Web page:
Straight Leg Reverse Crunch
The straight leg reverse crunch is most likely one of the most common exercises for training the abdomen.
In particular, it affects significantly the rectus abdominis, but not only. In fact, we will discover that the execution of this motor gesture is also guaranteed thanks to the involvement of other muscles.
Its peculiarity consists in the fact that, unlike the classic abdominal crunch, the focus of the work is concentrated in the eccentric phase of the movement.
We are therefore referring to an elongation stress. But let's take a step back and analyze which muscles are stressed by this excellent exercise for our "six pack".
Obviously the first two muscles significantly affected are the rectus abdominis and the transversus abdominis.
The latter, analyzing it from the anatomical point of view, originates from the cartilages of the ribs 6-12, from the iliac crest and from the thoracodorsal fascia. It then enters the linea alba and the pubis and performs only one function: the compression of the abdomen.
The rectus abdominis in turn originates from the upper surface of the pubis. It then inserts into the lower surfaces of the 5-7 costal cartilages and into the xiphoid process of the sternum. It performs several functions: lowers the ribs, flexes the spine, compresses the abdomen.
At a given moment of the execution of the reverse crunch with straight legs, however, two further muscles intervene: we refer to the rectus of the femur and the iliopsoas. The first, rectus femoris, originates on the antero-inferior iliac spine. It is inferred in the tibial tuberosity and has the task of extending the knee and flexing the thigh. The second, on the other hand, is made up of two muscles: the iliacus and the grande psoas.
The iliac originates in the iliac fossa of the iliac bone, inserts into the lesser trochanter and is dedicated to flexion and external rotation of the hip. The large psoas, in turn, arises on the anterior surfaces and in the transverse processes of the T12-L5 vertebrae. It too inserts into the lesser trochanter and performs the same functions as its iliac partner.
It is the iliopsoas that is most involved during the reproduction of the exercise under examination. The rectus of the femur performs a function of only aid synergistically speaking. So let's try to understand what is the correct execution of the movement.
How is it done?
- The initial position involves the distension of the supine subject, in simpler words with the belly turned upwards.
- The legs are extended, as are the arms at the sides. At this point, the gesture consists in a flexion of the lower limbs towards the torso.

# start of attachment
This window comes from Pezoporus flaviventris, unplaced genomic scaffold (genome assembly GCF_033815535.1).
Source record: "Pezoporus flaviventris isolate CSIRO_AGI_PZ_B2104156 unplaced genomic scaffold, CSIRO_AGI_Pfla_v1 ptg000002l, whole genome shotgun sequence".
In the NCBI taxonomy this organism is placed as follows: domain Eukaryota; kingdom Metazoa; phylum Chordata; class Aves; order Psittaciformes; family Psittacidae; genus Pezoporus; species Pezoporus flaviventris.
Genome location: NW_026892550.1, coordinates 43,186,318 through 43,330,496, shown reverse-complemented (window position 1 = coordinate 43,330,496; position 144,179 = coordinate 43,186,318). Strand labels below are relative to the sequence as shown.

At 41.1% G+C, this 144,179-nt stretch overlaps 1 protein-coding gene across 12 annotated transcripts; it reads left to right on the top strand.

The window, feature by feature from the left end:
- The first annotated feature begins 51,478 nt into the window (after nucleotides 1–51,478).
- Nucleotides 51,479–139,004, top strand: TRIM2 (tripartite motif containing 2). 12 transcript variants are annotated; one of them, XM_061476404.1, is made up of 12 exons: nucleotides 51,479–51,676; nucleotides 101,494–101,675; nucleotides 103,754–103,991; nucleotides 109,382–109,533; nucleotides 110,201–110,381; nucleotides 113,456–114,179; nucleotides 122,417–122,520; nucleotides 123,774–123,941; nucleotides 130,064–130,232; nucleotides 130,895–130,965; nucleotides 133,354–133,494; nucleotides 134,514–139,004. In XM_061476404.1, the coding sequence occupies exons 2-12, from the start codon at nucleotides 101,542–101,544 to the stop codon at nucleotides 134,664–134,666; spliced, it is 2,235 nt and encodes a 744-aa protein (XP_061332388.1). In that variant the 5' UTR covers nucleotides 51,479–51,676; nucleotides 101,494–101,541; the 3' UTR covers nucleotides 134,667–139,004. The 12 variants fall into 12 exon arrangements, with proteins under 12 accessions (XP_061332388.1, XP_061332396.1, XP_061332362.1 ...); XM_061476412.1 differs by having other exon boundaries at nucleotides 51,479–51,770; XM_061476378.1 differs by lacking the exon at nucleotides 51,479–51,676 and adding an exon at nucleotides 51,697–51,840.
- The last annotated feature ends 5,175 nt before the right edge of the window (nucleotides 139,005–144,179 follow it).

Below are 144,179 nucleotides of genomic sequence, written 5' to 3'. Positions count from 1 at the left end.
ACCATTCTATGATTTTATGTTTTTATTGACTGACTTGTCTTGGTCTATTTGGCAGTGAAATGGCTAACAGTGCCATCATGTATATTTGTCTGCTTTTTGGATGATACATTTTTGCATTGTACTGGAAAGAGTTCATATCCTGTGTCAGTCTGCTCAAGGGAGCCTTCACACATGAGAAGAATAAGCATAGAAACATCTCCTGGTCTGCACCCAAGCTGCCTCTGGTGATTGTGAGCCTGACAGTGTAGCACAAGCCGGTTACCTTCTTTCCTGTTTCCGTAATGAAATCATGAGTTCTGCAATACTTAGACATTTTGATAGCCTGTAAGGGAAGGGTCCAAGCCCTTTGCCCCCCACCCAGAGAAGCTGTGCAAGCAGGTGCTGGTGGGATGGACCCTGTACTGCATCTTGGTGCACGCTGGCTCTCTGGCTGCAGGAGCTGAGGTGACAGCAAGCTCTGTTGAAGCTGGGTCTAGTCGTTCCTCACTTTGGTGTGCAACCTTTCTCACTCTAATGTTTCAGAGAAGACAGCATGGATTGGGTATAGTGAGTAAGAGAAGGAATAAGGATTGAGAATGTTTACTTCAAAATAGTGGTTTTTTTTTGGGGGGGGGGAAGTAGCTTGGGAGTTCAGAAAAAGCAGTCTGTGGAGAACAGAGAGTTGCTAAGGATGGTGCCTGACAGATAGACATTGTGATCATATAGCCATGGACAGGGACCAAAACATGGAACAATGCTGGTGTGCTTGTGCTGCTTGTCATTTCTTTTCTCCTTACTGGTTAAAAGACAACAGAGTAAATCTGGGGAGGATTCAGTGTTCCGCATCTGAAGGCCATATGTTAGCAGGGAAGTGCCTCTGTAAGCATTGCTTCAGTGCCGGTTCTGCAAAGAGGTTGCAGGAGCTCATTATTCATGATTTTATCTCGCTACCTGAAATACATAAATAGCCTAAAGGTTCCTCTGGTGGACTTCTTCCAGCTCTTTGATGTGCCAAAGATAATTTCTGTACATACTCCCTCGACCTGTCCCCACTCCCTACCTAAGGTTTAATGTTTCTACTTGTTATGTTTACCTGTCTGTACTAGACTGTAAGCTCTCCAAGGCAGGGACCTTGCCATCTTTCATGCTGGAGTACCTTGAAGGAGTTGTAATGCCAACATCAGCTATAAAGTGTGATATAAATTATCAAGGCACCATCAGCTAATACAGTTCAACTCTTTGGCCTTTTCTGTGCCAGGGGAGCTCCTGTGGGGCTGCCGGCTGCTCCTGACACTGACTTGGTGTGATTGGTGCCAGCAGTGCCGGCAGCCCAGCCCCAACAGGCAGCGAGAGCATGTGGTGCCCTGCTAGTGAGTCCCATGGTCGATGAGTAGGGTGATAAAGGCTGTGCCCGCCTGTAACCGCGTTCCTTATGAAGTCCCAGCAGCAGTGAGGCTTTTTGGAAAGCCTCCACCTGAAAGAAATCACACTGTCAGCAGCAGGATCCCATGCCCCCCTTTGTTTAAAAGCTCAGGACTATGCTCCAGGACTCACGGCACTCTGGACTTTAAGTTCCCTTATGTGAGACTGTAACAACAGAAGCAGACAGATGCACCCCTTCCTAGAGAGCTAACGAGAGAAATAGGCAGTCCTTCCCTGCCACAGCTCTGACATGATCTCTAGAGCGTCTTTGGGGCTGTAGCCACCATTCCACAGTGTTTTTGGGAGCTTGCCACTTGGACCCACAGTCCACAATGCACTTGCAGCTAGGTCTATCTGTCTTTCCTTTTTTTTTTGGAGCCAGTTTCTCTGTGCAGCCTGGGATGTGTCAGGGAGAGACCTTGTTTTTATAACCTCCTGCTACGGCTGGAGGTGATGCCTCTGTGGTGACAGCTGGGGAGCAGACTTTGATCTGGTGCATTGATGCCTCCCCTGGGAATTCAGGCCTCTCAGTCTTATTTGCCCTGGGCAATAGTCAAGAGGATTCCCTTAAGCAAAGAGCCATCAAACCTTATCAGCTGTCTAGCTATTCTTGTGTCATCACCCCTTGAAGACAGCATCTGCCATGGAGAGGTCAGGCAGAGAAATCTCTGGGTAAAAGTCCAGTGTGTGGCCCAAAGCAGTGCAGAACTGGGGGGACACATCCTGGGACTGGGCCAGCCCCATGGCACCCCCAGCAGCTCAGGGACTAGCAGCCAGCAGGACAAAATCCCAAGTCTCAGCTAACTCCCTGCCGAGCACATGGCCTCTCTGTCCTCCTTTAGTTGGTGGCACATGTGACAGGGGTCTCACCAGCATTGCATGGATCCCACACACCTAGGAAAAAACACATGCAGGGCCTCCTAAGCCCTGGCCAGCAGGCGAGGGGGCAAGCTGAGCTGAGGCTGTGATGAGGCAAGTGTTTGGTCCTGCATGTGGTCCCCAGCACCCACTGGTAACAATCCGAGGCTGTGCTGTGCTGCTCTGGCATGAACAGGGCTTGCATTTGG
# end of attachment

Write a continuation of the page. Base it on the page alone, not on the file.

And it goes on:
- Initially, the first phase of the gesture is guaranteed by the contraction of the iliopsoas which synergistically also receives help from the rectum of the femur. The raising of the lower limbs continues until an angle of about 90 ° is created between the leg and the torso. At this point, return to the starting position without letting your legs touch the ground.
- This ensures constant muscle tension. Continue with the following procedure until you reach the number of repetitions defined or until the completion of the time in case you train with certain times.
Indicatively this kind of exercise is strongly not recommended for those suffering from hyperlordosis. For these subjects it is in fact indicated to carry out exercises for the core in abdominal shortening as an excessive lengthening or strech, as in the case of the reverse crunch with straight legs, increases the risk of further anteverter and eccentric pelvis, accentuating the lumbar curve already strongly uncorrect.
Furthermore, an anteversion of the pelvis risks activating the rectus femoris too much, loading it to the stress of the exercise.
This then generates a poor activation of the target muscle, the rectus abdominis.
That's why the straight leg reverse crunch it must be performed by posturally correct subjects, which guarantee qualitative execution with the respective activation of the muscles to be trained.
A possible variant, which can also be performed by those who have lumbar hyperlordosis, is that with your legs bent.
The motor gesture is the same in the first phase of the movement.
It differs from the straight leg crunch for a certain element. The knees are slightly flexed and during the final phase of the concentric the knees are forced towards the chest.
This generates a retroversion of the pelvis which consequently detaches from the ground. This therefore allows a shortening of the rectus abdominis and an elongation of the lumbar spine.
In both types it is essential to control your breathing and perform both phases slowly. Then inhale during the elevation of the limbs, exhale in a controlled manner during the subsequent eccentric descent.